Back to the Summit, the OAS is not the only organization to blame for the failure of the Summits. So far, there is no effective implementation or follow-up of all the mandates, documents, and promises from the previous Summits. The commitments from the presidents and governments usually end on the last day of the Summits. Therefore, in terms of expectations, nothing new will come from the meeting in Cartagena.
This year, the dangerous clowns from the Alba countries tried a boycott to force the invitation of Cuba but they failed. Ecuador’s “president” has already said that he will not participate, in a reaction similar to the one that took Mr. Hugo Chávez from Venezuela. However, for sure they plan a show for this week.
As a novelty, some years ago the governments invited civil society organizations to attend. However, since then, leaders from civil societies have been invited to a meeting days before the Summit that has no relevance on the process. For this Summit, some of the preliminary meetings for “social actors,” private sectors, parliamentarians, and unions will begin on Wednesday while the meeting among government delegations and presidents will not begin until Friday night.
The Summits need a change as well as the OAS. The OAS needs a new Secretary General, a former ex president like Tabaré Vázquez, Lula Da Silva, Michelle Bachelet, Oscar Arias or Leonel Fernández. Even with the bizarre plans of Mr. Hugo Chávez to destroy the OAS with his phony organizations like the CELAC or his Alba and even with the lack of leadership from Mr. Insulza, the OAS has been surviving. A change of leadership is the first step to recover the organization. For the Summit, lack of leadership and lack of commitment turned this great initiative in just another meeting, governments need to create a effective space for the exchange of ideas and open the door for real dialogue. Global and regional problems like drug and violence cartels, environmental crises, among others, need also regional and global approaches and the Summit can be a tool for that.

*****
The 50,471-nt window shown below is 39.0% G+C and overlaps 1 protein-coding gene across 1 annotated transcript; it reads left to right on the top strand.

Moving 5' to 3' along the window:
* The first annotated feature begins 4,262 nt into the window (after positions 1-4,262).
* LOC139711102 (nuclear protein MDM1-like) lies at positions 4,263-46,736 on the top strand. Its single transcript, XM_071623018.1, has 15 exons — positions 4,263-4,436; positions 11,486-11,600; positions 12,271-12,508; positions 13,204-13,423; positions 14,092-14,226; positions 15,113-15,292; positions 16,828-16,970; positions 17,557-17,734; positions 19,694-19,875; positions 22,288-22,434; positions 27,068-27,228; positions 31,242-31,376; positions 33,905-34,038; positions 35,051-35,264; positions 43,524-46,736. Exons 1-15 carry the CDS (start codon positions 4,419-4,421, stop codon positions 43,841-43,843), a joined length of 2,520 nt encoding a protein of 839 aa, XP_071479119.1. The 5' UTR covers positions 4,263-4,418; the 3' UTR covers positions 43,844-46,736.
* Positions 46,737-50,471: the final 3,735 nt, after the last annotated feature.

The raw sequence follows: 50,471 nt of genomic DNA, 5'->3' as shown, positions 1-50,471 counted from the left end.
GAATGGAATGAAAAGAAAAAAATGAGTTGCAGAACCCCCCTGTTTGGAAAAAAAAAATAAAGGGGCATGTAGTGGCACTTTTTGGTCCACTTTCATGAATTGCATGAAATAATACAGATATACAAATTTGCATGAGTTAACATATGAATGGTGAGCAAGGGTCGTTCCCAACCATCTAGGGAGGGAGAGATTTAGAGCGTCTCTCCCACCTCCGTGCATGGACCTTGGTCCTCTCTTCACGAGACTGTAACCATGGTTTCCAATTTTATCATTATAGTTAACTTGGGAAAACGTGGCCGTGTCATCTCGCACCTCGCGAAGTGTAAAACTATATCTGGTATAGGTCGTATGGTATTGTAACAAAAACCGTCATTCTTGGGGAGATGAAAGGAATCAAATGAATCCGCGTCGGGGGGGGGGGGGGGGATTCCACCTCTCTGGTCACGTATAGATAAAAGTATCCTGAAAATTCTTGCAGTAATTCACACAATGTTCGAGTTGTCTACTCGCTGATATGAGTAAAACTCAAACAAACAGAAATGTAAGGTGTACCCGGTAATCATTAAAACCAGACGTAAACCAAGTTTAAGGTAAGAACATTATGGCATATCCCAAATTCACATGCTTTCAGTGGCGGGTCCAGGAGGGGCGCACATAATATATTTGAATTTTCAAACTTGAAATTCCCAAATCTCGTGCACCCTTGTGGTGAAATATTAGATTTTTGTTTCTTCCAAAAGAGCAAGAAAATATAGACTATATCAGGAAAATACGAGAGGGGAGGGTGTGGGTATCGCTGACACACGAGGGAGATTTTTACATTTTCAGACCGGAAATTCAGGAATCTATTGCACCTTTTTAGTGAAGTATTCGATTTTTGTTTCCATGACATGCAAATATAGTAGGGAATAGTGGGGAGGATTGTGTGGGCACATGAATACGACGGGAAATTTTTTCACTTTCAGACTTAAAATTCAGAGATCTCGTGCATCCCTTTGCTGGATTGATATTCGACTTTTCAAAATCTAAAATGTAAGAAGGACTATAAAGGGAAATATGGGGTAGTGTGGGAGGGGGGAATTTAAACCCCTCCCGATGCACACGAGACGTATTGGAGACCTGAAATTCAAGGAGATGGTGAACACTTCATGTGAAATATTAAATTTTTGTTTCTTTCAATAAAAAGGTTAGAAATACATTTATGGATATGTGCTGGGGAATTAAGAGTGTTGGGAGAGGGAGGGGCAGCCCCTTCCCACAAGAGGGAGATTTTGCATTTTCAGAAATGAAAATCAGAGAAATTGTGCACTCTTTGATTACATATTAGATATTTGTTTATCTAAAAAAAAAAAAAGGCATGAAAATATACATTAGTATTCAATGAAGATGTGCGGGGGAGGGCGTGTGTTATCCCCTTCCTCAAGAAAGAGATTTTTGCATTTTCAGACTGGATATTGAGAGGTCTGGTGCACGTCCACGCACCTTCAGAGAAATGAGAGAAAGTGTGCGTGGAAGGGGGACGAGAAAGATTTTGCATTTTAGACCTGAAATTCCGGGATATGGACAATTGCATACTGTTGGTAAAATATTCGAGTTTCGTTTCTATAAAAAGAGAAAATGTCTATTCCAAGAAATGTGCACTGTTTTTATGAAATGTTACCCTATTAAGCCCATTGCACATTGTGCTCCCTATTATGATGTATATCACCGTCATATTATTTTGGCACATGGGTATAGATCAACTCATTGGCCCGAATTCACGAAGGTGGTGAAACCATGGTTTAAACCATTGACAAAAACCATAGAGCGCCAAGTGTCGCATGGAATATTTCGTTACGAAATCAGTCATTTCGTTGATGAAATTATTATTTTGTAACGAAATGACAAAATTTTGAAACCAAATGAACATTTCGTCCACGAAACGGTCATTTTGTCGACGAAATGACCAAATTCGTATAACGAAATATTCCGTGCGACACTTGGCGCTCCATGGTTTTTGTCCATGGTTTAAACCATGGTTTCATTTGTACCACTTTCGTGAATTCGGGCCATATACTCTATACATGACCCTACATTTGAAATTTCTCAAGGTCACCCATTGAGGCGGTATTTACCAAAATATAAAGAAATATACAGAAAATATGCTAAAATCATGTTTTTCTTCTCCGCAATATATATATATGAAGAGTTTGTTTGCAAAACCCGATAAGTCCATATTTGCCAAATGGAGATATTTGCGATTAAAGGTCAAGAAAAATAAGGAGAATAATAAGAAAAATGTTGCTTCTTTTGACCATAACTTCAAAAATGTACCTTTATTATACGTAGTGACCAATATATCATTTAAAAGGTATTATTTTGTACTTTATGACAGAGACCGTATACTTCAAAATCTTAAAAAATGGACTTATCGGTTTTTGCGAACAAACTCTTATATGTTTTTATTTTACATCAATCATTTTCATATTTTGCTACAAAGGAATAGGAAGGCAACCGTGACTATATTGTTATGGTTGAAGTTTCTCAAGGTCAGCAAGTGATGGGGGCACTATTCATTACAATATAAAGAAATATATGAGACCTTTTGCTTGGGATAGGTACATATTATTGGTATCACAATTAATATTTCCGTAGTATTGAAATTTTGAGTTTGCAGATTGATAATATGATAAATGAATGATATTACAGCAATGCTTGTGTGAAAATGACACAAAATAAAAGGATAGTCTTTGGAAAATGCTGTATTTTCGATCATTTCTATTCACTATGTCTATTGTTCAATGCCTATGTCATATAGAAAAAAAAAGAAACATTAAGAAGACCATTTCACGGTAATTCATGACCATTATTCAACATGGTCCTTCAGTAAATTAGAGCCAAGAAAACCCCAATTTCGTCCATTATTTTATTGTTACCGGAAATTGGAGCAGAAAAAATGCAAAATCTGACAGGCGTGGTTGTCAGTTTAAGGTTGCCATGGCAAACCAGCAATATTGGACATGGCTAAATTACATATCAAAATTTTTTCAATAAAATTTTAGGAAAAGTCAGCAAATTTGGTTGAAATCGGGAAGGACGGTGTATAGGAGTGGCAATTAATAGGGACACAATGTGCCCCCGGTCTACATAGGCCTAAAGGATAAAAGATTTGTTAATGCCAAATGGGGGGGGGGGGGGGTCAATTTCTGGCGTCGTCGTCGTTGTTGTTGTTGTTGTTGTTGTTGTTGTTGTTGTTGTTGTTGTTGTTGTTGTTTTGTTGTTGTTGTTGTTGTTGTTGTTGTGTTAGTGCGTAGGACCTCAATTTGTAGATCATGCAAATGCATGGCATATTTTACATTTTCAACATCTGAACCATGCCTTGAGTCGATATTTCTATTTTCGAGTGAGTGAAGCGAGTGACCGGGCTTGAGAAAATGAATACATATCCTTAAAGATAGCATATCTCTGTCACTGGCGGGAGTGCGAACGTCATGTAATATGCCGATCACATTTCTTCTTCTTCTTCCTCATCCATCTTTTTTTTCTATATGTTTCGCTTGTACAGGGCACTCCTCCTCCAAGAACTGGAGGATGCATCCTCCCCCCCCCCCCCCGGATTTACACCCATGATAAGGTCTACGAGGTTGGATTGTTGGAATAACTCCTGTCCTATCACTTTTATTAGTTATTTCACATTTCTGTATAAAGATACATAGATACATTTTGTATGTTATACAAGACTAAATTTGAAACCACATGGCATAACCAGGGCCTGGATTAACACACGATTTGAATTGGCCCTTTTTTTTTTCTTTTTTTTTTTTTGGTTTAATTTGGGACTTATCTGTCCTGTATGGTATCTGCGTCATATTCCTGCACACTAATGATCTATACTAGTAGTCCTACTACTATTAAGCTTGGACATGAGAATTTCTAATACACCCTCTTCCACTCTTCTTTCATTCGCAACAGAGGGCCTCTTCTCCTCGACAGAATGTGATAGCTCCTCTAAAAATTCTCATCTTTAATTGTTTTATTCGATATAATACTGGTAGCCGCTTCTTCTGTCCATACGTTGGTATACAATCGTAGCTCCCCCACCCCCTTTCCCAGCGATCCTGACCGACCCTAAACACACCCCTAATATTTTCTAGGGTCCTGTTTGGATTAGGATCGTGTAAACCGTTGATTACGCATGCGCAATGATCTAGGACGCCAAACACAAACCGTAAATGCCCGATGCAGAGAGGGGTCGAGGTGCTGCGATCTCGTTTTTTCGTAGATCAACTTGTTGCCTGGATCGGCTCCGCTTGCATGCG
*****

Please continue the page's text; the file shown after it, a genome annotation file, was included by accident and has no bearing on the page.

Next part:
At the last minute, some governments proposed a dialogue about drug and violence in the Americas. Some countries included a proposal to talk about legalizing drugs in their countries but a meeting of two days cannot solve this complex problem. In addition, legalization is not the panacea. Some countries want to talk about the Malvinas and some want to raise old phantoms but the main topics will remain out of the agenda.
Even with an extensive effort from Colombia’s government, it will be hard to change the odds and make this Summit a meaningful one that has an impact on the region.
Dr. Carlos Ponce is the elected general coordinator of the Latin American and Caribbean Network for Democracy, co-editor of the political magazine “Nueva Politica” and member of the Steering Committee of the World Movement for Democracy and the ISC of the Community of Democracies. Twitter: @ceponces. Blog: twolatinamericas.blogspot.com
Dr. Carlos Ponce is general coordinator of the Latin American and Caribbean Network for Democracy, co-editor of the political magazine “Nueva Politica”, lecturer in several U.S. and Latin American Universities and member of the Steering Committee of the World Movement for Democracy and the ISC of the Community of Democracies.